In the 1980s, something mysterious happened across Central Valley, California.
Many young people were admitted to the hospital for what looked like Parkinson’s Disease, yet wasn’t.
Parkinson’s is a neurodegenerative disease in which people lose control of their motor movements, speech, and sometimes even cognition. It’s a slow and progressive disease that generally affects the elderly, over 60 years of age.
So it intensely puzzled doctors to see young people show these symptoms.
Turns out, it had to do with a mistake that happened in a “street” laboratory that was trying to make a compound called MPPP, which is an opioid drug.
Drug addicts desperate to get their hands on some heroin went out and bought what they thought was MPPP.
Sadly, what they consumed was MPTP.
That single letter made all the difference.
While MPPP is an opioid drug, MPTP is a compound that primarily kills dopamine-producing neurons in the brain in a region called the substantia nigra.
So, by consuming MPTP, these poor drug addicts rapidly killed the dopamine-producing neurons in their brain, leading to early onset Parkinson’s and even paralysis in some.
The Rise of Dopamine
Dopamine was first described by George Barger, James Ewens, and Henry Dale in 1910 as an adrenaline-like compound.
But, it was mostly ignored by mainstream science for the next 40 years, until a few researchers demonstrated that dopamine was separate from adrenaline. Specifically, one researcher named Arvid Carlsson conducted a series of landmark experiments in which he paralyzed rabbits by blocking dopamine transmission in their brains, and then fully recovered them back with the injection of a compound called L-DOPA that produces dopamine in brains. Through this, he showed that dopamine was critical for self-initiated movement.
A similar effect was quickly reproduced by Oleg Hornykiewicz and collaborators in human Parkinsonian patients.
Within a few years, dopamine jumped from relative obscurity to being critical for life as we know it.
Today, dopamine is perhaps the most popular of all neurochemicals, with terms like dopamine hit and dopamine detox regularly spotted in headlines.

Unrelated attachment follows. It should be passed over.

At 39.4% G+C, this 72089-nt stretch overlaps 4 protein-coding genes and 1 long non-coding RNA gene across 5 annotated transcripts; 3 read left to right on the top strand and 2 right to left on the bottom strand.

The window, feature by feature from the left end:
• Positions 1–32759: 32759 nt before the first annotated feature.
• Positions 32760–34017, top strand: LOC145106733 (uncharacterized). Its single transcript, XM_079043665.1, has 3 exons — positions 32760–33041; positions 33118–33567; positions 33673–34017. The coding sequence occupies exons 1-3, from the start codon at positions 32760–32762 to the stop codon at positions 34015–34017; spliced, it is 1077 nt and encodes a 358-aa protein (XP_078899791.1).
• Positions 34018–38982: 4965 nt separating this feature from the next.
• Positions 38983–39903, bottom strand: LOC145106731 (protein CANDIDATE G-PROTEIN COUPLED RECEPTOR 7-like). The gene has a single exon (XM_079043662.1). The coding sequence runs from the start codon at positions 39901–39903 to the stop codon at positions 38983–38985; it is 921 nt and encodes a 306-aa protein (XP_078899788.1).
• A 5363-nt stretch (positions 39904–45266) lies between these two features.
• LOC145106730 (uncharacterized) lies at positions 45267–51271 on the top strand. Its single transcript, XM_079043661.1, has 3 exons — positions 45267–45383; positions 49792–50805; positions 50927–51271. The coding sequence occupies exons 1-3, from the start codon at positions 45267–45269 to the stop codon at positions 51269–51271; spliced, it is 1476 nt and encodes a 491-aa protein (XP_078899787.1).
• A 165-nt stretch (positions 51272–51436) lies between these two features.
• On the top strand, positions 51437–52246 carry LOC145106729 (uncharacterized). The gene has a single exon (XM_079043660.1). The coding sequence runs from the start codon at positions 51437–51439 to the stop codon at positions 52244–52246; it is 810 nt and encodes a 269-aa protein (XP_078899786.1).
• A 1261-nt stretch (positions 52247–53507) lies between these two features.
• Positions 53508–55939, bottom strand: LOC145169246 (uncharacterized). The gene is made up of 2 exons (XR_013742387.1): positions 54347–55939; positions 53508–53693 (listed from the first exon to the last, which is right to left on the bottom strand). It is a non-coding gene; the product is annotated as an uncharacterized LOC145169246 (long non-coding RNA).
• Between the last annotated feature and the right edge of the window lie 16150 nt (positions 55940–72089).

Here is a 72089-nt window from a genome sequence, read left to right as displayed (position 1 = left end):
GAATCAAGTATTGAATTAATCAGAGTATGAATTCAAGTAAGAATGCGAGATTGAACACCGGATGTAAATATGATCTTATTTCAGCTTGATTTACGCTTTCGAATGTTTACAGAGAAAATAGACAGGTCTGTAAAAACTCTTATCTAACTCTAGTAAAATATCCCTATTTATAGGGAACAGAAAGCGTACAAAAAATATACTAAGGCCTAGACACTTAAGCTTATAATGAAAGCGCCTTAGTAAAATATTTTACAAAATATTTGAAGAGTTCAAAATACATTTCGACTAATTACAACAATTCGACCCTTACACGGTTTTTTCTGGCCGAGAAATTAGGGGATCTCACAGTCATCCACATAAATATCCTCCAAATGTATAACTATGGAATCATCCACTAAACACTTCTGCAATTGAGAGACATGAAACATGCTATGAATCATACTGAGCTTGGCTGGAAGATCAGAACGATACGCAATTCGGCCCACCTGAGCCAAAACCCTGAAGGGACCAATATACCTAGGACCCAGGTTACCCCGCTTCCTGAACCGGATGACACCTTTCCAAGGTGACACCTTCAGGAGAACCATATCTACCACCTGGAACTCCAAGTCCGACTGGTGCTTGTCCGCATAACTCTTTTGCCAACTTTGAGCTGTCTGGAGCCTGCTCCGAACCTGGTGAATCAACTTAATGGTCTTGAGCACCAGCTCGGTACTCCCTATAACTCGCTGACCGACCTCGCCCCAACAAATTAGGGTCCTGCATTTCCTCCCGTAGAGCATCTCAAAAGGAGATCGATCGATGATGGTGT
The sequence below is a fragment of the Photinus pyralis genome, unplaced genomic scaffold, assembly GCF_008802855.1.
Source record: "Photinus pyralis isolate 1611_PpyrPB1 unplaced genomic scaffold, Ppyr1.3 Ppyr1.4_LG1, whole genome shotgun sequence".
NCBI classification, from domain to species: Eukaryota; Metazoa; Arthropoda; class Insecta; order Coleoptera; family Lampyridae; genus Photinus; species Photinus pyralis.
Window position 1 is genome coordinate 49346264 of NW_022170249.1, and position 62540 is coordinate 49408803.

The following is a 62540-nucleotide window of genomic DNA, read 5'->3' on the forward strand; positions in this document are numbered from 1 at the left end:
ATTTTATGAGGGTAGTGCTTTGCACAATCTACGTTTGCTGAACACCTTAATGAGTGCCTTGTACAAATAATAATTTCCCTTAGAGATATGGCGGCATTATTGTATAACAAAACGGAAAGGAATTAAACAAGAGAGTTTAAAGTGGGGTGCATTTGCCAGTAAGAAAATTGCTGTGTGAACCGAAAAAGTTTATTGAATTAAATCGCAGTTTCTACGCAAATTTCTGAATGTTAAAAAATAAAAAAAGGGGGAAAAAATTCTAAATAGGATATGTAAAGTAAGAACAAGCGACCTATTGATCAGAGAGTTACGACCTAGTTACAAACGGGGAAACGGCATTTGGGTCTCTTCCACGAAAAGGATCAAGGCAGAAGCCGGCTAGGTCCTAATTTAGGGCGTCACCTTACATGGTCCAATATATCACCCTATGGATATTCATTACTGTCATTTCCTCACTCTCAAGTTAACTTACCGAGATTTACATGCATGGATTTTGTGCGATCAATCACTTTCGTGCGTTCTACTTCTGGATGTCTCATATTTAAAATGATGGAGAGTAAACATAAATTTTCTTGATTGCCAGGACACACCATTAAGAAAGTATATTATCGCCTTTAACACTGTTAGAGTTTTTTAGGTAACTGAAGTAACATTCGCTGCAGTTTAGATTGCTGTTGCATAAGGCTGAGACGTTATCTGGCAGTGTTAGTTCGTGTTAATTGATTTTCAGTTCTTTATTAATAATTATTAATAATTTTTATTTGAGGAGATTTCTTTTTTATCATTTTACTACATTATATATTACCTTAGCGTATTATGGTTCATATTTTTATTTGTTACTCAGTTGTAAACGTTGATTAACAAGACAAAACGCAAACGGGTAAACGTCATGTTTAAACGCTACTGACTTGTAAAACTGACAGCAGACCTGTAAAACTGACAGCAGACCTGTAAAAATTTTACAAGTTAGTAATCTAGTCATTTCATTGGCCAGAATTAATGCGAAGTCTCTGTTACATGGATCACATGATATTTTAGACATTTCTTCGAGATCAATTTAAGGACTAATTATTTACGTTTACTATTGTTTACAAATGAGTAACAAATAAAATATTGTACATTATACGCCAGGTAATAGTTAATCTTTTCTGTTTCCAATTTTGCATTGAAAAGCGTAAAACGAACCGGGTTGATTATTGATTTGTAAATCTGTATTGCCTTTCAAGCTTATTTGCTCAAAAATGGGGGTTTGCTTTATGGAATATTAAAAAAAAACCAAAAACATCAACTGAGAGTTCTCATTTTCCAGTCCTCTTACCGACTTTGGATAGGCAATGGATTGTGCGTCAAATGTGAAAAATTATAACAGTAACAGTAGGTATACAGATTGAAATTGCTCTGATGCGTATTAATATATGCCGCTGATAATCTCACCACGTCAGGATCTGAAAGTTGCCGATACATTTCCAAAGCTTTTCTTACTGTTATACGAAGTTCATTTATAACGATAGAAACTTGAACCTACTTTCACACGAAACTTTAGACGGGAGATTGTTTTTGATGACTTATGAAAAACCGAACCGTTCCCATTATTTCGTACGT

What Does Dopamine Hit Really Mean?
The term dopamine hit is thrown around for anything and everything involving immediate pleasure.
Checking Instagram? Dopamine hit.
Eating ice cream? Dopamine hit.
Opening an unexpected gift? Dopamine hit.
But, mainstream media ignores something critical while loosely using this term.
The dopamine hit you feel depends on both the baseline level of your dopamine and your previous dopamine “peaks”.
When you open Instagram for the first time tomorrow, you will experience a dopamine hit. However, once you experience that hit, something interesting will happen in your brain: your dopamine level will fall below your baseline level. This means, if your baseline level was 40 before you checked Instagram, and went up to 75 while checking it, it will drop down to 30 when you move on to the next activity (Obviously, the numbers don’t represent anything scientific). This happens because the readily releasable pool of dopamine in your brain gets depleted when you experience that peak.
When this drop happens, your brain needs some time to bring it back up to the baseline again.
Sadly, the world we live in today forces us to continue seeking dopamine hits without letting us take a break.
So we continue to seek that dopamine peak – by scrolling through social media or binge-watching a series on Netflix – without giving our brains the much-needed hiatus, thus continuing to drop our dopamine levels.
The extreme case of this leads to drug addiction, where the addict is forever in a loop, chasing that first high.
A Healthy Way to Produce Dopamine
Dopamine is the universal currency of seeking.
Food. Water. Sex. Pleasure.
Dopamine is the primary driver for us to seek things.
So we just need to find a way to healthily produce dopamine in our brains that doesn’t disrupt the baseline-peak balance. Below are some ideas:
- First, create an intermittent release of dopamine, as opposed to achieving a peak every time. Let’s say your exercise routine involves first taking a caffeine shot, plugging in your favorite music, slipping into your favorite shirt, and then beginning to exercise. By doing the pre-ritual, you’re adding more layers of pleasure to increase your dopamine levels. To make this more intermittent, you could not take the caffeine shot sometime, or not listen to music.
- Second, take a cold water shower in the morning: I know that sounds horrible, but tons of research has shown that exposing your body to cold water increases the dopamine levels in your brain slowly but surely, reaching almost 2.5 times above the baseline and slowly coming back down. Unlike the dopamine hit you feel with social media, this is a slow increase and decrease.
- Finally, engage in intermittent fasting: The longer you restrict yourself from a specific activity, the greater the dopamine experience when it’s finally released. This also applies to eating. I’ve been experimenting with intermittent fasting by skipping dinner or eating just fruits. While I thought it would be hard initially, I realize it’s not. And by telling myself that this is helpful, the effects of it go up more.
Hope that gave you some introduction to dopamine and its effects. I recommend watching this 2-hour podcast by Dr. Andrew Huberman if you’re the curious kind and want to dig in more! 🙂